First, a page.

Watkins and Marsick (1997) stated that Human Resource Development is a field of research and practice that fosters long-term learning capacity and is related to the work of individuals, groups, and organizational levels. As such, it includes – but is not limited to – training, career development, and organizational development Human Resource Development focus on theory and practice related to training, development, and learning in organizations and individuals in the context of forming an organization's business strategy and competitiveness (Gourlay, 1999). Together with the findings of the authors together with the results from in-depth interviews with industry experts on the work that human resources in enterprises must perform when applying elements of technology 4.0 such as understanding the principles of operation, utility, how to correct and improve elements of Industry 4.0. The authors found, through the work that the business requires its employees to use when using elements of Industry 4.0 and the minimum requirements for the technical skills to use the technology.

Using these elements, human resources in enterprises significantly improve their working capacity and at the same time, it improves the competitive advantages of the business. And combined with the announcement of Davis's perceived usefulness, the authors proposed own hypothesis:


H7. Perceived development of human resources has a positive influence on perceived usefulness.


2.8. Perceived Usefulness (PU) and Perceived Ease-of- Use (PE)


According to Davis (1989), Perceiving Usefulness is the level that an individual believes that using technology will improve the performance of their work. Perceived Usefulness is one of the Technology Acceptance Model's primary key determinants for computer acceptance behavior and its importance has been recognized in technology adoption (Agarwal & Prasad, 1997). Besides, perceived usefulness and perceived ease of use influence the intention to use (Leong, Ooi, Chong, & Lin, 2011). Perceived Ease-of-Use is the level at which an individual believes that using technology will not require effort. According to Suki and Suki (2011) perceived usefulness and perceived usefulness are significant relationships on intention toward using 3G. Lin (2011) tested the perceived ease-of-use and its impact on technology adoption and it has been confirmed that perceived has a significant influence on the application or continued use of technology.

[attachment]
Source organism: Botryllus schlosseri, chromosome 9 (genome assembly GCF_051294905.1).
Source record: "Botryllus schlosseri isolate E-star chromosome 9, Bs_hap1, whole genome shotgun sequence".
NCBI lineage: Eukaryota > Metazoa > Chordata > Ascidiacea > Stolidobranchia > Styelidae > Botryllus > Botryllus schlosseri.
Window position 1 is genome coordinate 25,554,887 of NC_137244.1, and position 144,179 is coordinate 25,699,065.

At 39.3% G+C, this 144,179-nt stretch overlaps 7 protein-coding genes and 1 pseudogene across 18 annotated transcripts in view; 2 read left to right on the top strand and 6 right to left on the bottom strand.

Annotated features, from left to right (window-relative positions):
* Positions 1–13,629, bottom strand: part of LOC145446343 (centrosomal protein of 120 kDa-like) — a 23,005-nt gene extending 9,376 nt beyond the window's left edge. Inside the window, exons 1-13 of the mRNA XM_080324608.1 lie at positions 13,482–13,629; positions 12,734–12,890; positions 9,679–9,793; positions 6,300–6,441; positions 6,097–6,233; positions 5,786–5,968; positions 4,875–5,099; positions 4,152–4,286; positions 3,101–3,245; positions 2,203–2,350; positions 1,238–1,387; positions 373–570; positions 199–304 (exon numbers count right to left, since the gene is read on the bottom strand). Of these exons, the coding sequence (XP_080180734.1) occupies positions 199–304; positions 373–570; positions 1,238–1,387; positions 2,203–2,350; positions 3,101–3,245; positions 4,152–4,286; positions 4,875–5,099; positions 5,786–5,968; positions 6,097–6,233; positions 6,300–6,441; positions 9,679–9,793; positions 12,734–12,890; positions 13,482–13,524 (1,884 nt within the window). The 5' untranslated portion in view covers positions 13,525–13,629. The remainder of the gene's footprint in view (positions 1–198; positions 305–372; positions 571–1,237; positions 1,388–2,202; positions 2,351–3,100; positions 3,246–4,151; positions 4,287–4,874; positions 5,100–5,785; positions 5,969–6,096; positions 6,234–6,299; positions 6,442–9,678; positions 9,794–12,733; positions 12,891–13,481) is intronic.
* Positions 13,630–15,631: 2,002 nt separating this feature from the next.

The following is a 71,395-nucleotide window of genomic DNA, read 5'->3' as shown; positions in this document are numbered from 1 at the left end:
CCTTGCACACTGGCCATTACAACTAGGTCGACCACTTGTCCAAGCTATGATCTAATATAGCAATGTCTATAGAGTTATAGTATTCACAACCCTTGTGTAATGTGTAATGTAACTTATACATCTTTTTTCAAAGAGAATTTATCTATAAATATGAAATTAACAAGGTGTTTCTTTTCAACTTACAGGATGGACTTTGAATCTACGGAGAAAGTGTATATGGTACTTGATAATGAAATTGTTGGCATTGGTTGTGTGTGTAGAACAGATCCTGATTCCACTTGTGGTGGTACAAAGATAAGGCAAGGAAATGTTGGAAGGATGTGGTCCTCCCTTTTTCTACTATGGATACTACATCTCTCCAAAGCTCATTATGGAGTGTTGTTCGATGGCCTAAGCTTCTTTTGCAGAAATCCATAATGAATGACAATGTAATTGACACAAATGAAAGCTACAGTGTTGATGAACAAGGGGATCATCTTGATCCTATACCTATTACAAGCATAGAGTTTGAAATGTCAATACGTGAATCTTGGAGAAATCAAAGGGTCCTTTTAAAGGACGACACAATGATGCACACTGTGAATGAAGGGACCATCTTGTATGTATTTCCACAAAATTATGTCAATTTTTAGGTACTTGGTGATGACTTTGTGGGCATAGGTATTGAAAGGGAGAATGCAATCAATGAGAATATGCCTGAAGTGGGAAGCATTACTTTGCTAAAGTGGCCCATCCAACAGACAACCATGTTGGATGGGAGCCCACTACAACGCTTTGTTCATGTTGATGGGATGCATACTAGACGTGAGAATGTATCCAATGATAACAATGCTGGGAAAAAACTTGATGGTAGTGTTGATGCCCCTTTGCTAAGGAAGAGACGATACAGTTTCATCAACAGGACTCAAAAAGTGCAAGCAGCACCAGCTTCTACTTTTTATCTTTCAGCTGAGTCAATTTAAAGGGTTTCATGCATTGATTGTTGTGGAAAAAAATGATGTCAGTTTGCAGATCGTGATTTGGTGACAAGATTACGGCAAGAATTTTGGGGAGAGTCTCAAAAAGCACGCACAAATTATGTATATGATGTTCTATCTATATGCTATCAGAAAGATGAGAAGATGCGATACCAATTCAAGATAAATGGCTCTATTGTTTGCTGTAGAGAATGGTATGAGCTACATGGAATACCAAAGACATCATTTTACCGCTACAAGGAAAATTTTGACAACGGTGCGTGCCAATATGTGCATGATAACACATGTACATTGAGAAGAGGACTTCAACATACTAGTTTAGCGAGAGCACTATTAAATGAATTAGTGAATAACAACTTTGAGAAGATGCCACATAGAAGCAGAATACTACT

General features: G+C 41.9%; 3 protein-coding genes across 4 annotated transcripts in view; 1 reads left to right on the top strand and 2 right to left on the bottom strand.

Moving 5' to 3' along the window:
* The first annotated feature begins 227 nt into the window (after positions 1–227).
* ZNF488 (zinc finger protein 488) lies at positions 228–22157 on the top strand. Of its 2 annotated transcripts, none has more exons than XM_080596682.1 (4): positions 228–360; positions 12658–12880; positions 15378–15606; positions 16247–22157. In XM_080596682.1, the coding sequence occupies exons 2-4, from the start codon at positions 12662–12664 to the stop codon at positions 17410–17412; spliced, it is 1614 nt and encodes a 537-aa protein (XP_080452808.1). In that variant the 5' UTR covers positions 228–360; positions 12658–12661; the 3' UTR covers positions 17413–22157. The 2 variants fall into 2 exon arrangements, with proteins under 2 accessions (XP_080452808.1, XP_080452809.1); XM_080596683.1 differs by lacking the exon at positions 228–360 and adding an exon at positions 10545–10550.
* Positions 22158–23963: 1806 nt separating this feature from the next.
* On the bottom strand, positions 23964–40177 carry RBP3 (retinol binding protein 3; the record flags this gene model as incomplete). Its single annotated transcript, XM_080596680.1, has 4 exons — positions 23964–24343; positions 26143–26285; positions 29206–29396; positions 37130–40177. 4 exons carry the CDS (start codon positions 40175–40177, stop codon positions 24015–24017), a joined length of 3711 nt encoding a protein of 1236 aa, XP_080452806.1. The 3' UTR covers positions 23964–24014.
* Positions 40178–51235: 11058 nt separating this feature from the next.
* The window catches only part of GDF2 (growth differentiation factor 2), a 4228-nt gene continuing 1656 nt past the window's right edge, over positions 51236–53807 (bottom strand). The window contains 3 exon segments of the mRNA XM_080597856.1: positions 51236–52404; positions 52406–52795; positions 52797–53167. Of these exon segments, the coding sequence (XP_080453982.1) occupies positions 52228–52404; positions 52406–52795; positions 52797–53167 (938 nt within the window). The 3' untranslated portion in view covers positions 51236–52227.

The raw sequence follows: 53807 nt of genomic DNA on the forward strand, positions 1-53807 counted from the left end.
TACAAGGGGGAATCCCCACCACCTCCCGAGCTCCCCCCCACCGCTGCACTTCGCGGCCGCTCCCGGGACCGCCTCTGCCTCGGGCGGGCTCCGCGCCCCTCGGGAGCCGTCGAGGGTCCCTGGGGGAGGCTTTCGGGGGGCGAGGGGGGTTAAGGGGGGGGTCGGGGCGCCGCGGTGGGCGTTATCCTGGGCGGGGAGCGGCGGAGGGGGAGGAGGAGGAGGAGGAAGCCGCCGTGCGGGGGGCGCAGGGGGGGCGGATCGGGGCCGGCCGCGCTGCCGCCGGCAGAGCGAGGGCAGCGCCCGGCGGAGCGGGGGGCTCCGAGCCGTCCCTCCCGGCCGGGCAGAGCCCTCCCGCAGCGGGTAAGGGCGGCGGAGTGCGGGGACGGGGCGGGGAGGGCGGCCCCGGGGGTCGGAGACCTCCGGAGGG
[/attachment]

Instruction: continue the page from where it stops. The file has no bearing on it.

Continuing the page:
The results of Amoako-Gyampah (2007) indicate that users' perception of the perceived usefulness, ease-of-use of the technology, and the users’ level of intrinsic involvement all affect their intention to use the technology. Davis (1989) argued that people in an organization may be forced to use information technology, because information technology has certain benefits for the organization, despite its employees. officials like or dislike using it. At that time, the attitude of the user no longer accurately reflects the usage behavior, but will be intentionally used. This was also applied by Vankatesh et al (2003) in the UTAUT model. This paper considers individuals as businesses with the argument that decisions in the business are always grounded, based on various sources of information coming from the stakeholders of the business to bring about The most benefit is business. Since then, the attitude, like or dislike of employees will not reflect the real behavior, but will be due to the intention factor. On that basis, combined with the announcement of Davis's perceived usefulness and perceived ease-of-use the research team proposes two hypotheses:


H8. Perceived usefulness has a positive influence on adoption intention.

H9. Perceived ease-of-use has a positive influence on intention adoption.


2.9. Business Resources (BR)


According to Ajzen (1991), intentional use includes motivational factors, one of which is perceived behavioral control. Perceived behavioral control reflects how easy or difficult it is to perform the behavior and whether the behavior is controlled or limited. In terms of the relationship between resources and application of technology in SMEs, Potluri and Vajjhala (2018) emphasized that to applicate technologies such as web 3.0, SMEs need to innovate because they have limited financial and human resources. Besides, Potluri and Vajjhala (2018) identified financial and technological challenges, as well as organizational challenges, which are key challenges that SMEs have to face when applying technology. Besides, Ha (2020) found that factors in organizational culture have a positive correlation with the information system such as accounting in Vietnam SMEs. Together with the recent research results had shown that the internal factors of enterprises affect the industrial application behavior of enterprises such as high costs for technical equipment, training and education for employees (Akanmu & Anumba, 2015), external consulting fees (Smith, 2014), Higher requirements for computer equipment, and the major challenge is to create and develop competencies new, optimize project organization and attract new talent for the workforce, such as employees with shared technical knowledge and integrated experience as the main selection criteria (Oesterreich & Teuteberg, 2016). Therefore, the authors propose a hypothesis: